Our Phoenix and Tempe criminal defense lawyers explain the differences between felonies, misdemeanors, and minor offenses in Arizona.
Because the conduct regulated by the criminal laws of the State of Arizona ranges from relatively minor to devastatingly violent, the Arizona Criminal Code classifies crimes in three levels or “degrees.” The classification of a crime reflects its seriousness, although it is important to acknowledge that all crimes carry the potential for severe consequences.
If the police stop you to question you about a crime, or if you are accused of a crime or arrested on criminal charges, you must consult with a Phoenix or Tempe criminal defense attorney as early in the process as possible. An experienced criminal defense attorney will be able to explain the severity of the crime at issue, the possible ramifications of a conviction, and the defenses you have available. Your attorney can also communicate with the police and prosecutors on your behalf to ensure that you do not say anything that could jeopardize your defense.
There are Three Main Classes of Crimes in Arizona
There are three main classes of crimes in Arizona. In order of seriousness, these are: (i) felony offenses, (ii) misdemeanor offenses, and (iii) minor offenses. While facing a felony charge is an extremely serious matter, even a conviction for a minor offense can have significant and long-term consequences.
1. Felony Offenses
Under federal law and the laws of about half of all U.S. states, a felony is a crime that is punishable by imprisonment of more than one year. Other states define a felony as a crime punishable by death or a prison sentence served in a state penitentiary. Under Arizona law, all felonies carry a presumptive sentence of one year, but defendants will be eligible for a shorter minimum or mitigated sentence in some cases.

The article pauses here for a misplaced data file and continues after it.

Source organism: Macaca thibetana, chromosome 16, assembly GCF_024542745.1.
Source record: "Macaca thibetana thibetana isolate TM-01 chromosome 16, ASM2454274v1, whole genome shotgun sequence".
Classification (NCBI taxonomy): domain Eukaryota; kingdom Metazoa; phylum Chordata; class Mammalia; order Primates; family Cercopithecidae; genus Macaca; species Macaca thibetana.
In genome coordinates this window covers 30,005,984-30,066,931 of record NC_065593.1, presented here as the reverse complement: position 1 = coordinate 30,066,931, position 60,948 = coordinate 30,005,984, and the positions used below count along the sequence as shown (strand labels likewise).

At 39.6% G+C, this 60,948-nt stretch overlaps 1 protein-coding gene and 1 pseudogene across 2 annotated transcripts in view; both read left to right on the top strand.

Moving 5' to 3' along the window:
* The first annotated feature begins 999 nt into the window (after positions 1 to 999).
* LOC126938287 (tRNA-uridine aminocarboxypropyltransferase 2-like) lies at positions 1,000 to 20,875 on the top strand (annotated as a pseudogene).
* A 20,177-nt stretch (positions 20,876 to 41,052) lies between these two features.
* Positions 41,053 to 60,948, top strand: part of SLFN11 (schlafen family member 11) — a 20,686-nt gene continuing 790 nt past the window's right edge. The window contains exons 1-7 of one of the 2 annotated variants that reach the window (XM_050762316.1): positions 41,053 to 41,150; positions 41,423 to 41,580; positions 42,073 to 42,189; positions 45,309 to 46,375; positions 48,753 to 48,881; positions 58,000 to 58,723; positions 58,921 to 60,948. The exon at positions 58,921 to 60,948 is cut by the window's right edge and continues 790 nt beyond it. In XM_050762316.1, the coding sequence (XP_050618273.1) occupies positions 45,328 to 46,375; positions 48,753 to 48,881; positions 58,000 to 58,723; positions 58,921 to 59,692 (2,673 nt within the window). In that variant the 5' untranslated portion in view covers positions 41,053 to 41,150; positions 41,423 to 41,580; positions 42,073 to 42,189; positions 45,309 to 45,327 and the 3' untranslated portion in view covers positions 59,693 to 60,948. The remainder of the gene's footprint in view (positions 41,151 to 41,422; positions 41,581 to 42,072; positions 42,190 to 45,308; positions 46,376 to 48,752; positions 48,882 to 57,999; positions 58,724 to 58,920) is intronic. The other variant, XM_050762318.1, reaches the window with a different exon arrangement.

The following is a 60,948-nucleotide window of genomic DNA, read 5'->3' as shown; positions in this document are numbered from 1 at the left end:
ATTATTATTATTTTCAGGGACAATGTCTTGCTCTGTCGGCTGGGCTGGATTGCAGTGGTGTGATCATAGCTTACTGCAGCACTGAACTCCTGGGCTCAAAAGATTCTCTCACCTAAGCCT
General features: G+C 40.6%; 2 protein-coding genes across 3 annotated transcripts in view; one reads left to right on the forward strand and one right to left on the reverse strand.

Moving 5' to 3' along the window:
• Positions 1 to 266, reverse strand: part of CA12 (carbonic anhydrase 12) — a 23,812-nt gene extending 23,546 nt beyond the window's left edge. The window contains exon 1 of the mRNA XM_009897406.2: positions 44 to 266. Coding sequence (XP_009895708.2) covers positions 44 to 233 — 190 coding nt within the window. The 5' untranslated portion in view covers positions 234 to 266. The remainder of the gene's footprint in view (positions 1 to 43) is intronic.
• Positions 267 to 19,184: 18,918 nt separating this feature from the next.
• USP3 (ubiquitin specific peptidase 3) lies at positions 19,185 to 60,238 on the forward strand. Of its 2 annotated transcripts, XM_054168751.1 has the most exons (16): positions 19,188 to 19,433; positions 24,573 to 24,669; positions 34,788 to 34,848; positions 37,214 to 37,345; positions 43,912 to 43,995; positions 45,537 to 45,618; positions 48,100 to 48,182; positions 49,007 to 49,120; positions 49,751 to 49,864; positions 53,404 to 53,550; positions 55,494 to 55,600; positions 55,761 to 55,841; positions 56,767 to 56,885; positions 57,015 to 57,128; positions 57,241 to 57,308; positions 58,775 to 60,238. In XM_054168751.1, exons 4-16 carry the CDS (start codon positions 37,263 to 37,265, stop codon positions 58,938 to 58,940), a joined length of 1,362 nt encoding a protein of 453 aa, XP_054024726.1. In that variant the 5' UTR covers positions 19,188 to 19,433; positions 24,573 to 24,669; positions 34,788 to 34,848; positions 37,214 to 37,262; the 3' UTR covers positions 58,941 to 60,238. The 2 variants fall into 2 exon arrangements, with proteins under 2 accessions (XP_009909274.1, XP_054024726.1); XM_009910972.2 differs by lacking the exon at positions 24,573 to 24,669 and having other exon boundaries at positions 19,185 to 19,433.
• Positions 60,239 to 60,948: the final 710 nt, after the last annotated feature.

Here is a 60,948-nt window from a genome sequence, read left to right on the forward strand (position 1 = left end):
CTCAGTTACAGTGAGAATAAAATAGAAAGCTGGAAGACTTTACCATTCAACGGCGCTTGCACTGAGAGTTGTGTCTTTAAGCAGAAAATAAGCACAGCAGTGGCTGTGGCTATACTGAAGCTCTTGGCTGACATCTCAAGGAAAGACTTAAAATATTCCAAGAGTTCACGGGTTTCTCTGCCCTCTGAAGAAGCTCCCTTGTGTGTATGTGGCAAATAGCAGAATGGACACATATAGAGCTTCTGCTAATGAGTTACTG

Generally speaking, the most serious crimes, such as those that either particularly heinous, those that involve dangerous weapons, and those that cause relatively high amounts of financial damage or harm to property, are classified as felonies. In Arizona, examples of felonies include murder, treason, rape, arson, burglary, and kidnapping. A limited number of crimes, such as murder, can be punished by the death penalty. These crimes are often referred to as “capital offenses.” There are six classes of felonies in Arizona:
- Class 1 – First and second-degree murder (penalties vary by case)
- Class 2 – Presumptive sentence of 5 years
- Class 3 – Presumptive sentence of 3.5 years
- Class 4 – Presumptive sentence of 2.5 years
- Class 5 – Presumptive sentence of 1.5 years
- Class 6 – Presumptive sentence of 1 year
Due to the seriousness of the offense and the potential penalties, maximum safeguards for the defendant’s rights are built into the prosecution and court procedures for felony cases. For example, indigent defendants who cannot afford to hire a lawyer and face felony charges have the right to a free state-appointed criminal defense attorney (commonly known as a “public defender”). Additionally, all persons accused of felonies in Arizona have the right to a trial by jury (as opposed to a trial by judge, also known as a “bench trial”).